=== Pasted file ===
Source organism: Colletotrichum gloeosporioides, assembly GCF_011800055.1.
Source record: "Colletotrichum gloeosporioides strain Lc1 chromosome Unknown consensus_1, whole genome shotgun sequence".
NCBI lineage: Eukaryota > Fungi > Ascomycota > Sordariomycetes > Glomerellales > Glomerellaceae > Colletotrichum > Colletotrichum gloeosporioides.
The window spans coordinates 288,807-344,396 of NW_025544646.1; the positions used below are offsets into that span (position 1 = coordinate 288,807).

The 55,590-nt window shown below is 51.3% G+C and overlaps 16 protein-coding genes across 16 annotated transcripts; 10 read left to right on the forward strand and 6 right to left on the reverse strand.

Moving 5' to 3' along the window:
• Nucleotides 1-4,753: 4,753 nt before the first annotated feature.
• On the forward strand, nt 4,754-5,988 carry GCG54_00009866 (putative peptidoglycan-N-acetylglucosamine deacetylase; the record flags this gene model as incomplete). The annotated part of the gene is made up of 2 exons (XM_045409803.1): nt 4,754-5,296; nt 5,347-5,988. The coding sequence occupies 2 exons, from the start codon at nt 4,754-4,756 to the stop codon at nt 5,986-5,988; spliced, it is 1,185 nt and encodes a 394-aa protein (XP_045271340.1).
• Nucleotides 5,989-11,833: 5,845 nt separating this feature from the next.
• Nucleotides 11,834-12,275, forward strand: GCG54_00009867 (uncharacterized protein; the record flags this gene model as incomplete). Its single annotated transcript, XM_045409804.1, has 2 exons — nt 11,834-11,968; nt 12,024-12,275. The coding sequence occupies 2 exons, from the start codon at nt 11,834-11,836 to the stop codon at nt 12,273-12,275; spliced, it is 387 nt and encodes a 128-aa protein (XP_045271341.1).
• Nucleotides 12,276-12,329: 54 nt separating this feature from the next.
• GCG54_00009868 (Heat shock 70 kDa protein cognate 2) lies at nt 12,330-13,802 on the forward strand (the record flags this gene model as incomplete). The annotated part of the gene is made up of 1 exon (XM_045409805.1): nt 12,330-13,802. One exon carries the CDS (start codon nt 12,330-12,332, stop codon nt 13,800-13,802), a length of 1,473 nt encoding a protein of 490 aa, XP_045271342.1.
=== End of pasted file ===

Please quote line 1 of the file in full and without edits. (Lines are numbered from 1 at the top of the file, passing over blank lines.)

Source organism: Colletotrichum gloeosporioides, assembly GCF_011800055.1.